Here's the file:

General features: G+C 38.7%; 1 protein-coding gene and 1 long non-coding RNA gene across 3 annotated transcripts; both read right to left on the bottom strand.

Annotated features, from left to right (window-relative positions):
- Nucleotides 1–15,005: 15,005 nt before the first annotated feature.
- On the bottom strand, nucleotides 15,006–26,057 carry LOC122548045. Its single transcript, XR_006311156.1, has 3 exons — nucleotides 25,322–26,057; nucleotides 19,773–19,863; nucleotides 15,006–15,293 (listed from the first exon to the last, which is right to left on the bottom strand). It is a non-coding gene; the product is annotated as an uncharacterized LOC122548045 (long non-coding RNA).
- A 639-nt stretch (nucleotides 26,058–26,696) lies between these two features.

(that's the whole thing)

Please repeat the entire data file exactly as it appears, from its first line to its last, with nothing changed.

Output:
General features: G+C 38.7%; 1 protein-coding gene and 1 long non-coding RNA gene across 3 annotated transcripts; both read right to left on the bottom strand.

Annotated features, from left to right (window-relative positions):
- Nucleotides 1–15,005: 15,005 nt before the first annotated feature.
- On the bottom strand, nucleotides 15,006–26,057 carry LOC122548045. Its single transcript, XR_006311156.1, has 3 exons — nucleotides 25,322–26,057; nucleotides 19,773–19,863; nucleotides 15,006–15,293 (listed from the first exon to the last, which is right to left on the bottom strand). It is a non-coding gene; the product is annotated as an uncharacterized LOC122548045 (long non-coding RNA).
- A 639-nt stretch (nucleotides 26,058–26,696) lies between these two features.